November Bake Quest #1

You’re currently reading “November Bake Quest,” an entry submitted to Life in the Sonoran Desert. I know, I know pears are not a Mesoamerican fruits.

Bosc Pears have an interesting and, as yet, not completely resolved history. Some claim the Bosc came from France, while others say the pear originated in Belgium. What is known about Bosc pears is that they were discovered in Europe in the early 1800’s. The Bosc, pronounced Bahsk, has a long tapering neck and lengthy stem. Shaped like no other pear and ranging from deep yellowish-brown to dark tan, its tender skin is brushed with bronze-russet markings. The dense crunchy flesh of this pear is sweetly spicy. To test for ripeness, use the typical thumb test for pears at its stem end. Bosc pears will yield to slight pressure somewhat less than other ripe pears because of their extra firm text. First introduced to the eastern United States in the early 1830s, the Bosc pears grown in the United Stated, they grow well in the Northwest, especially with the soil and climate of Oregon and Washington State. California also supplies these popular pears to the market.

Pears offer a good source of vitamin C, folate and dietary fiber. One medium-sized pear has less than 100 calories. Most of the vitamin C content is in the skin of the fruit, so pears should be eaten unpeeled. Providing some potassium and iron, pears contain pectin, a soluble fiber that helps control cholesterol levels. It was first introduced to the eastern United States in the early 1830s, the Bosc pears grown in the United Stated. Bosc pears grow well in the Northwest, especially with the soil and climate of Oregon and Washington State. California also supplies these popular pears to the market.

Here’s my easy does it recipe, and you only have to do half the work. That’s because the other half is supplied by Puff pastry. 🙂 I’ve got a big sweet tooth and so does my daughter and Grandchildren. So this is our favorite all-time recipe and you will see why! D-lish!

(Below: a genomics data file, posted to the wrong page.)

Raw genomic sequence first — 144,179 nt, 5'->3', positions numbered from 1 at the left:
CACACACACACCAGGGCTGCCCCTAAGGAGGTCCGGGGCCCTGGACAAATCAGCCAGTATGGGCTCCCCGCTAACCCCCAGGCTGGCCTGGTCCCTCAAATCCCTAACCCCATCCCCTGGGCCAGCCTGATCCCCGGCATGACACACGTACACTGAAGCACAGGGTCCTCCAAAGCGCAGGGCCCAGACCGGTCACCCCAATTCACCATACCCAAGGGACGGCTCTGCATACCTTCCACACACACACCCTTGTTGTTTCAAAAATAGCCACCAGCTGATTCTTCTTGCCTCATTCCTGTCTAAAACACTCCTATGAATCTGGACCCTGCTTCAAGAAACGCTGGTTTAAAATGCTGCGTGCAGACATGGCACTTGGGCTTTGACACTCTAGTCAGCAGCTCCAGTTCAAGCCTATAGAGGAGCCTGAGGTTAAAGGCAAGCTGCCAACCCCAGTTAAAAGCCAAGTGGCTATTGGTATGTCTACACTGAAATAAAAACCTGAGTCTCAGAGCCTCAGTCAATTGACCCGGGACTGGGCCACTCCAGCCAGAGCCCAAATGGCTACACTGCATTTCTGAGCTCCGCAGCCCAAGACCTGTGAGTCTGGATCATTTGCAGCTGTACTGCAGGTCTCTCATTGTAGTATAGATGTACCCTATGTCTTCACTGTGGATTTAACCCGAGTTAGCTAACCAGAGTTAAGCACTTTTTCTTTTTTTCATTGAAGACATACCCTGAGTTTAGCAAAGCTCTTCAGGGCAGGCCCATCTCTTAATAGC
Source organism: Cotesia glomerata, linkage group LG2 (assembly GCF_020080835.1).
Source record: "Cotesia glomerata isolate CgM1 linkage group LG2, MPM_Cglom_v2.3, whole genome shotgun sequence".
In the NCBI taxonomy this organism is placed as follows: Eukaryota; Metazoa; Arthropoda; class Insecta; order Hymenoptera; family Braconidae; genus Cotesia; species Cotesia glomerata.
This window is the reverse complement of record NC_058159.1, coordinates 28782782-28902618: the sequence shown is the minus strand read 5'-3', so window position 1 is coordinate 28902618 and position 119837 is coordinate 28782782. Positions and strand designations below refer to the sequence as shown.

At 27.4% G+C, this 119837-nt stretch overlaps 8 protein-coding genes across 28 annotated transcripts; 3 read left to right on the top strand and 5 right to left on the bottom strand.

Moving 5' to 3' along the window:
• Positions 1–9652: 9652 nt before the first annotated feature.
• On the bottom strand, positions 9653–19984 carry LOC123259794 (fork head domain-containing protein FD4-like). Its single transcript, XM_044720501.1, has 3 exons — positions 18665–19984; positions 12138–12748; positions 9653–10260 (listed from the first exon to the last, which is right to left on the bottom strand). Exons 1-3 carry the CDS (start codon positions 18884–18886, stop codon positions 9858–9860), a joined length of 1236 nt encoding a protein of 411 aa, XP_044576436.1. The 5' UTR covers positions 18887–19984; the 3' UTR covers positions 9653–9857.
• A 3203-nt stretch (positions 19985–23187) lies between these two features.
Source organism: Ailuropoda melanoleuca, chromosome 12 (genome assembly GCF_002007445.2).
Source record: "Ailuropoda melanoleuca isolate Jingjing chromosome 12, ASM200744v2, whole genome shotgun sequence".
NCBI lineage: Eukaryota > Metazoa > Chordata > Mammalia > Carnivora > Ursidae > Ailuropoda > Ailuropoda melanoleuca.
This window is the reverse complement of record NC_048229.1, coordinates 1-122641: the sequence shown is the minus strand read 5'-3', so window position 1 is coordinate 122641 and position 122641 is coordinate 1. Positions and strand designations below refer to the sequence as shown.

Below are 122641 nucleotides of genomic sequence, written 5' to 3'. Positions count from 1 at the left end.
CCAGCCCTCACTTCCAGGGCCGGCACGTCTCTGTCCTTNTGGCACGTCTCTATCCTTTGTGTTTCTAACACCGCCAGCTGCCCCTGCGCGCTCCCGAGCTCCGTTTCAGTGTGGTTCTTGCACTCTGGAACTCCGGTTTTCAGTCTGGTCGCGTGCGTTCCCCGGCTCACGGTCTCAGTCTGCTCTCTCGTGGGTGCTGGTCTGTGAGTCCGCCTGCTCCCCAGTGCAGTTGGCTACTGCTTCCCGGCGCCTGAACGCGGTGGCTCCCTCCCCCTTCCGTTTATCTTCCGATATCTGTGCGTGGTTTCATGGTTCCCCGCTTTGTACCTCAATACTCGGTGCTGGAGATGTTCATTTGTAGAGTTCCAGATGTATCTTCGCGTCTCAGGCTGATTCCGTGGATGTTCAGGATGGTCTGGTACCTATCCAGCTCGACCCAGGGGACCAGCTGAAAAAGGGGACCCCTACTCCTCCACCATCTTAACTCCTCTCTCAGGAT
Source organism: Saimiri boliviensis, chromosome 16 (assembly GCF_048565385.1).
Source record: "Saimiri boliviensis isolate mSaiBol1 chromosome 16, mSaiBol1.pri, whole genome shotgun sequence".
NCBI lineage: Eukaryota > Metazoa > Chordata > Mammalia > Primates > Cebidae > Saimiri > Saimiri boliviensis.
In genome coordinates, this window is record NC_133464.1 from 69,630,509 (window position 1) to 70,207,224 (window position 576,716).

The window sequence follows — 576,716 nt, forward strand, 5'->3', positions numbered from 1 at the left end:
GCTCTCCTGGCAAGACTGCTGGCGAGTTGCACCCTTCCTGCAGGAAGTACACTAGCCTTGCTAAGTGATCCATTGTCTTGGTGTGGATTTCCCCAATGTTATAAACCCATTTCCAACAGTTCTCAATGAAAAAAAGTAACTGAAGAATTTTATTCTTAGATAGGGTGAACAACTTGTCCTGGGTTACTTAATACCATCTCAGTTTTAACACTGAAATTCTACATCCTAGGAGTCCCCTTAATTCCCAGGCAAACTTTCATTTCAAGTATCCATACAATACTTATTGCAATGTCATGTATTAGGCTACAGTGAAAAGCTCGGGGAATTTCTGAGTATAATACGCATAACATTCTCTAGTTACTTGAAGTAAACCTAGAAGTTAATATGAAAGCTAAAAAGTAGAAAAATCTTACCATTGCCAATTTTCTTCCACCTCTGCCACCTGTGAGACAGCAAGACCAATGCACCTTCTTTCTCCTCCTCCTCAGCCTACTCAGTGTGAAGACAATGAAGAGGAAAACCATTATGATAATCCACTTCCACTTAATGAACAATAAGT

Puff Appetizers with Caramelized Pears and Coco Cream Cheese

6 servings
1 (10-ounce) package Puff pastry shells

Coco Cream Cheese
4 oz of Philly cream cheese, at room temperature
2 teaspoon pure vanilla extract
¼ cup of sugar either brown or granulated
¼ cup ground Coconut
Lemon zest

Coco Cream Cheese
Beat cream cheese with a handheld electric mixer until fluffy. Add vanilla, coconut and sugar until smooth. Add zest. Let the mixture sit for about 15 minutes.

Caramelized apple
3 large firm-ripe Bosc pears, peeled, cored, and each cut into small cubes
¼ cup of almonds, chopped or paste
½ cup of sugar either brown or granulated
1 teaspoon ground cloves
3 tablespoon butter
1 tbsp lemon juice
1/3 cup apple brandy

Caramelized apple
In a skillet, melt the brown sugar in the butter. Cook for 2 to 3 minutes. Add ground cloves, lemon juice, almonds and mix until blended. Drop the apples into the mix butter. Stir around until the fruit are completely coated with butter. Cook the apples for approximately 5 minutes, or until begins to soften. Add 1/3 cup of apple brandy and let them boil down for about 3 minutes and thicken, creating a rich caramelized sauce. Set aside.

Stuffing the Puff shells
Remove the shells from the package and place on a baking sheet lined with parchment paper. Bake at 400 degrees for about 20 minutes or until golden brown. Carefully remove from baking sheet to wire racks to cool. Transfer to a big platter. Next, scoop the caramelized apples into the shells and finish with Coco cream cheese on top. Garnish with sliced red and green pears.

These bake up quickly and depending on your oven will brown rapidly. So watch them carefully until you know how much time is right.

About zoom50

“It’s amazing how people can get so excited about a rocket to the moon and not give a damn about smog, oil leaks, the devastation of the environment with pesticides, hunger, disease”
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7 Responses to November Bake Quest #1

  1. kimkiminy says:

    That looks delicious!

  2. akamonsoon says:

    As Rachel Ray would say, “Yum-O!” These look absolutely delicious. I also made a recipe this weekend using Bosc pears which I’ll post about later on today. 🙂

  3. Aussie Emjay says:

    For some reason the skin of pears always makes me feel a little sick so I peel them. They are a lovely fruit though.

    • zoom50 says:

      Wow. I am totally surprised.I thought I was alone in this. I notice after eating certain types of apples at the end of my lunch that I get nauseas. I never peel apples. The apple skin is full of flavor, nutrients, and good fiber. 🙂

  4. zoom50 says:

    Thank you for visiting my blog and the kind comment, I really appreciate it!
    Visit the Theme Showcase or access the Appearance…Themes menu option in your blog’s dashboard. You can change your theme as often as you like.
    Have a nice day!

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